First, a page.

Individual Author Record
Name: Ethan MichaeliPen Name: None Genre: Non-Fiction Audience: Adult; Born: , in New York
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Illinois ConnectionMichaeli is based out of Chicago.
Biographical and Professional InformationEthan Michaeli is a publisher and journalist based in Chicago. He was a copy editor and investigative reporter at The Chicago Daily Defender from 1991 to 1996. He left The Defender to found the Resident's Journal, a magazine written and produced by the tenants of Chicago's public housing developments, and an affiliated not-for-profit organization, We The People Media. Resident's Journal/We The People Media won national awards for its journalism and for its programs training youths and adults in the skills of modern journalism, including the 2006 Studs Terkel Award for its investigative reporting. Michaeli served as a member of the part-time journalism faculty at Columbia College Chicago from 1995-2002, and currently teaches a course on "Race, Politics and Media in the 20th Century" at the Harris School of Public Policy of the University of Chicago. He has served as a judge in prestigious literary contests including the 2018 Lynton Prize and the 2017 Chicago Writers Association. In addition to The Defender, Ethan's work has been published by Oxford University Press, Atlantic Magazine, the Nation, the Forward, In These Times and the Chicago Tribune, among other venues.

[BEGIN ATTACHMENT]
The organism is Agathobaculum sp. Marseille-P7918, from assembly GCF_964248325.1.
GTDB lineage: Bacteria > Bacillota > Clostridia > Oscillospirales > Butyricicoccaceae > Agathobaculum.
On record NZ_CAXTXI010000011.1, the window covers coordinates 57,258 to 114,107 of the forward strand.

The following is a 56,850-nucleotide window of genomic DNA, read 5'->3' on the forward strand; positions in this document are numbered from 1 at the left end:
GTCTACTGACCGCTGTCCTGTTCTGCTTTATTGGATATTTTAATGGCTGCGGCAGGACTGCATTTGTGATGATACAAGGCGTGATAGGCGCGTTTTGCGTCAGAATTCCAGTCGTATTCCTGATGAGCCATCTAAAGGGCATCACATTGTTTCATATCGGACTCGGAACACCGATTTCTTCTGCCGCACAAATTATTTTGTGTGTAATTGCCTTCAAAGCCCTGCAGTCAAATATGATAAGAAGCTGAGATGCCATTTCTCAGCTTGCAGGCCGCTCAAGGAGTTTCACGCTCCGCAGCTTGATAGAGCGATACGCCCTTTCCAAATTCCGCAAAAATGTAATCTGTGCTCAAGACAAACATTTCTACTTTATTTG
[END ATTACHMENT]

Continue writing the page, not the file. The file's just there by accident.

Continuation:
*The Defender: How the Legendary Black Newspaper Changed America, Houghton Mifflin, 2016
Titles At Your Library
The Defender: How the Legendary Black Newspaper Changed America
ISBN: 0547560699 Houghton Mifflin Harcourt. 2016
“An extraordinary history…Deeply researched, elegantly written…a towering achievement that will not be soon forgotten.” —Brent Staples, New York Times Book Review
NAMED ONE OF THE BEST BOOKS OF THE YEAR BY
The New York Times Book Review • The Washington Post • Amazon
Giving voice to the voiceless, the Chicago Defender condemned Jim Crow, catalyzed the Great Migration, and focused the electoral power of black America. Robert S. Abbott founded The Defender in 1905, smuggled hundreds of thousands of copies into the most isolated communities in the segregated South, and was dubbed a "Modern Moses," becoming one of the first black millionaires in the process. His successor wielded the newspaper’s clout to elect mayors and presidents, including Harry S. Truman and John F. Kennedy, who would have lost in 1960 if not for TheDefender’s support. Along the way, its pages were filled with columns by legends like Ida B. Wells, Langston Hughes, and Martin Luther King.
Drawing on dozens of interviews and extensive archival research, Ethan Michaeli constructs a revelatory narrative of race in America and brings to life the reporters who braved lynch mobs and policemen’s clubs to do their jobs, from the age of Teddy Roosevelt to the age of Barack Obama.